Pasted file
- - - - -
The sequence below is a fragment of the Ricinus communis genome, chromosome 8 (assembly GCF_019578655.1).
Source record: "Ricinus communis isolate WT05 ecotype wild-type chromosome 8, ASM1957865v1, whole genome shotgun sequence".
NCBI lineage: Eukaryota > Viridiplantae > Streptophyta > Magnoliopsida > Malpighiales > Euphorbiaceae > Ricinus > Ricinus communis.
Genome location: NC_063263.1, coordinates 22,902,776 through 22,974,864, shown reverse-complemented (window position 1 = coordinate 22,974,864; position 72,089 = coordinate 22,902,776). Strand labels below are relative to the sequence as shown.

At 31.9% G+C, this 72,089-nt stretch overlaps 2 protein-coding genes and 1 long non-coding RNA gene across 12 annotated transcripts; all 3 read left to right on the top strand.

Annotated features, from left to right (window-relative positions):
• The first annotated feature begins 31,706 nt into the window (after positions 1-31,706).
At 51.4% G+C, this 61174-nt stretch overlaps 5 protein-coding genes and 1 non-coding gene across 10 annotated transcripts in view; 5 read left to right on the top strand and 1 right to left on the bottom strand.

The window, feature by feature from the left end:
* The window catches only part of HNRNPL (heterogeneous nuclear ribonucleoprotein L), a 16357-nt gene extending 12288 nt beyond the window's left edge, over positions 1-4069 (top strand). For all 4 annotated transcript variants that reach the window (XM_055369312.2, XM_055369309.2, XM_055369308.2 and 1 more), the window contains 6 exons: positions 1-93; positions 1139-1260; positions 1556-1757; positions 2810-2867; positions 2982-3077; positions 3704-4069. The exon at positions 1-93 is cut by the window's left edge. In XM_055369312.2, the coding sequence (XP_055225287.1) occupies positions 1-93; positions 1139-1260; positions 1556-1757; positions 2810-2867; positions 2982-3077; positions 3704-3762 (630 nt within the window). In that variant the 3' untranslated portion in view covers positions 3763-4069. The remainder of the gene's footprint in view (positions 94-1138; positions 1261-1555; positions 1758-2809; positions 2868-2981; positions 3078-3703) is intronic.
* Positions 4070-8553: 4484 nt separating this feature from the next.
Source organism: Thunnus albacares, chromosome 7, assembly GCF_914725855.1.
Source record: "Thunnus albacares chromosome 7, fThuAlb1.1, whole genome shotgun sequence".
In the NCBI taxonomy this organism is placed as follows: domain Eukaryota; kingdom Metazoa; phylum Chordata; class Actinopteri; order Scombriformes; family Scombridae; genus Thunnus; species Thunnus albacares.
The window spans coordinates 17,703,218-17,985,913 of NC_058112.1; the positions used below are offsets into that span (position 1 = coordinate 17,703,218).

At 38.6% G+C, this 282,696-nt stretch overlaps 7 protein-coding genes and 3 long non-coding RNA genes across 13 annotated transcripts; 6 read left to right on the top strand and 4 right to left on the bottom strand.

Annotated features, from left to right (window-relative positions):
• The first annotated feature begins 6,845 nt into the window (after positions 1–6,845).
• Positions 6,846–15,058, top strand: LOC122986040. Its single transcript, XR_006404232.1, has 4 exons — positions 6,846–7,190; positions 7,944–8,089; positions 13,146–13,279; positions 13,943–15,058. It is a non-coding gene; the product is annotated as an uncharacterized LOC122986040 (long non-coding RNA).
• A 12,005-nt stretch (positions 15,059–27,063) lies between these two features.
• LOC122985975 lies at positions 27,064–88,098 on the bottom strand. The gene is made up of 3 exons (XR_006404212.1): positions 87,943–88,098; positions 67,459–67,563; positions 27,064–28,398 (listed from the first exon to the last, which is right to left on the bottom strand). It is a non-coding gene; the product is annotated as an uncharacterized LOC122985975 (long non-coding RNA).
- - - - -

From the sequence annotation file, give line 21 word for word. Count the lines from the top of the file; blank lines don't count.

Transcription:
• LOC122985975 lies at positions 27,064–88,098 on the bottom strand. The gene is made up of 3 exons (XR_006404212.1): positions 87,943–88,098; positions 67,459–67,563; positions 27,064–28,398 (listed from the first exon to the last, which is right to left on the bottom strand). It is a non-coding gene; the product is annotated as an uncharacterized LOC122985975 (long non-coding RNA).